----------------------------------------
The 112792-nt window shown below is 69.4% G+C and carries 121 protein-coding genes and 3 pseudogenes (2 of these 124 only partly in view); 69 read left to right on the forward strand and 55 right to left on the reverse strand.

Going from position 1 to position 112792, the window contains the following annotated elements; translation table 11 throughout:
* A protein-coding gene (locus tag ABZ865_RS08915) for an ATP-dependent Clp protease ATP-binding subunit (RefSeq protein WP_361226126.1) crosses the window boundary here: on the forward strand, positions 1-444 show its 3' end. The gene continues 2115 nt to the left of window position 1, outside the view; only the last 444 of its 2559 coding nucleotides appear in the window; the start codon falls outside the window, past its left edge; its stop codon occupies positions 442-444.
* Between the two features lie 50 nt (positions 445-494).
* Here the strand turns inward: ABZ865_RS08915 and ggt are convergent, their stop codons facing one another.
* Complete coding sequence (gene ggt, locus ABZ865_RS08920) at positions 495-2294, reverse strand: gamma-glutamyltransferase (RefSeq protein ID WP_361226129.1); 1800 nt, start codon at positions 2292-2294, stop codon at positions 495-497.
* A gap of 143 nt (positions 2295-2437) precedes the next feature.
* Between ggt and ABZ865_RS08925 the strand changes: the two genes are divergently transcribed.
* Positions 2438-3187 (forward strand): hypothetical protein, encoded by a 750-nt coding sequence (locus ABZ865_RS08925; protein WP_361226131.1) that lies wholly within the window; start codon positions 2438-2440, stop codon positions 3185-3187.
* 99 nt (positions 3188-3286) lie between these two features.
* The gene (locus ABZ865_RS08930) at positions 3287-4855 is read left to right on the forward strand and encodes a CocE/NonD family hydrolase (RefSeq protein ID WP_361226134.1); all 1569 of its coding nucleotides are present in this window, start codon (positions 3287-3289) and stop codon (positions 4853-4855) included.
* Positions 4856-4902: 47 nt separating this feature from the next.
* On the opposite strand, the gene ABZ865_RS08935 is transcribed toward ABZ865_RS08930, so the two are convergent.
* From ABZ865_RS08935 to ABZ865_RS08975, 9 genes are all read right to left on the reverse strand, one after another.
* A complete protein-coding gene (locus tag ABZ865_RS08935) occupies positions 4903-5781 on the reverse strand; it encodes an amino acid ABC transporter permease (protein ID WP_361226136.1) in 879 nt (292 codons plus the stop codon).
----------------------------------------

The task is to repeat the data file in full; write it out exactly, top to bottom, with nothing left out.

The 112792-nt window shown below is 69.4% G+C and carries 121 protein-coding genes and 3 pseudogenes (2 of these 124 only partly in view); 69 read left to right on the forward strand and 55 right to left on the reverse strand.

Going from position 1 to position 112792, the window contains the following annotated elements; translation table 11 throughout:
* A protein-coding gene (locus tag ABZ865_RS08915) for an ATP-dependent Clp protease ATP-binding subunit (RefSeq protein WP_361226126.1) crosses the window boundary here: on the forward strand, positions 1-444 show its 3' end. The gene continues 2115 nt to the left of window position 1, outside the view; only the last 444 of its 2559 coding nucleotides appear in the window; the start codon falls outside the window, past its left edge; its stop codon occupies positions 442-444.
* Between the two features lie 50 nt (positions 445-494).
* Here the strand turns inward: ABZ865_RS08915 and ggt are convergent, their stop codons facing one another.
* Complete coding sequence (gene ggt, locus ABZ865_RS08920) at positions 495-2294, reverse strand: gamma-glutamyltransferase (RefSeq protein ID WP_361226129.1); 1800 nt, start codon at positions 2292-2294, stop codon at positions 495-497.
* A gap of 143 nt (positions 2295-2437) precedes the next feature.
* Between ggt and ABZ865_RS08925 the strand changes: the two genes are divergently transcribed.
* Positions 2438-3187 (forward strand): hypothetical protein, encoded by a 750-nt coding sequence (locus ABZ865_RS08925; protein WP_361226131.1) that lies wholly within the window; start codon positions 2438-2440, stop codon positions 3185-3187.
* 99 nt (positions 3188-3286) lie between these two features.
* The gene (locus ABZ865_RS08930) at positions 3287-4855 is read left to right on the forward strand and encodes a CocE/NonD family hydrolase (RefSeq protein ID WP_361226134.1); all 1569 of its coding nucleotides are present in this window, start codon (positions 3287-3289) and stop codon (positions 4853-4855) included.
* Positions 4856-4902: 47 nt separating this feature from the next.
* On the opposite strand, the gene ABZ865_RS08935 is transcribed toward ABZ865_RS08930, so the two are convergent.
* From ABZ865_RS08935 to ABZ865_RS08975, 9 genes are all read right to left on the reverse strand, one after another.
* A complete protein-coding gene (locus tag ABZ865_RS08935) occupies positions 4903-5781 on the reverse strand; it encodes an amino acid ABC transporter permease (protein ID WP_361226136.1) in 879 nt (292 codons plus the stop codon).